Hundreds of thousands of motor-bikers from across the United States converged on Washington on sunny Sunday for the annual “Rolling Thunder” memorial ride to honor America’s war veterans.
The motorcycle parade comes one day before the Memorial Day holiday honoring all U.S. military war dead.
The bikers, wearing vests, black T-shirts and leather jackets with Vietnam pins and American flags, gathered at a ceremony at the Tomb of the Unknowns at Arlington National Cemetery. An hour later, they rumbled toward the national mall for a wreath-laying ceremony at the Vietnam War Memorial.
Chairman of the Joint Chiefs of Staff, Air Force General Richard Myers, joined the cruise, making the ride with his wife, Mary Jo, behind him. Later, he addressed the "Rolling Thunder" rally on the national mall.
Myers told the crowd that “Rolling Thunder” and other such groups "helped Americans realize that no matter where they are sent overseas, we have to respect our military."
At the Lincoln Memorial, bikers heard from several speakers, including Defense Secretary Donald Rumsfeld. Mr. Rumsfeld said the veterans' sacrifices "have helped make Iraq, Afghanistan and several other countries free.”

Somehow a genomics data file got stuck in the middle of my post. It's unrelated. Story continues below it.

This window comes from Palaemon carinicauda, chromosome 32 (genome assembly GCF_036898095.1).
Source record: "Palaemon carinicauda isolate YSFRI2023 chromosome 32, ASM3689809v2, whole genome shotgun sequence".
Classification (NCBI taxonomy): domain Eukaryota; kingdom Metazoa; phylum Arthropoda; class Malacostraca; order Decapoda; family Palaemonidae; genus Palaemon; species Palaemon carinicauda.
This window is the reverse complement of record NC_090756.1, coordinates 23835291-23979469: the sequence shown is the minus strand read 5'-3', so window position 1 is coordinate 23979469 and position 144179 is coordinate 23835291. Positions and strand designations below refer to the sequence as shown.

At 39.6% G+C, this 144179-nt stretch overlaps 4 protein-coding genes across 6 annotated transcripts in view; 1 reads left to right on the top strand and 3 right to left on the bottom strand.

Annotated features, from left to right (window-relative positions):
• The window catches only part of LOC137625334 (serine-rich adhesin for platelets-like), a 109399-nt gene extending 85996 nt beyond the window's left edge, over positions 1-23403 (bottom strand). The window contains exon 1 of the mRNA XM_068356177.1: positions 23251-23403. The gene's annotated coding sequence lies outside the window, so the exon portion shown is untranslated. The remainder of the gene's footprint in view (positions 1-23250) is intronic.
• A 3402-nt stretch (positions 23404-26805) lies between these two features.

A lso at the Lincoln Memorial, singers and entertainers Paul Revere and the Raiders, Bill Medley, Nancy Sinatra, daughter of the legendary Frank Sinatra, and others performed in a musical tribute to veterans.
President Bush is scheduled on Monday to visit Arlington National Cemetery outside Washington, where more than 260,000 U.S. military veterans are buried.
Supporters of the effort say their focus is on veterans’ benefits and the need to determine the fate of U.S. service members missing in action (MIA) and prisoners of war (POW).
The ride draws hundreds of thousands of bikers each year since it started in 1988, the majority of them middle-aged veterans of the Vietnam and Gulf wars.
An estimated 300,000 motorcycles and 500,000 riders took part in “Rolling Thunder” motorcycle rally last year.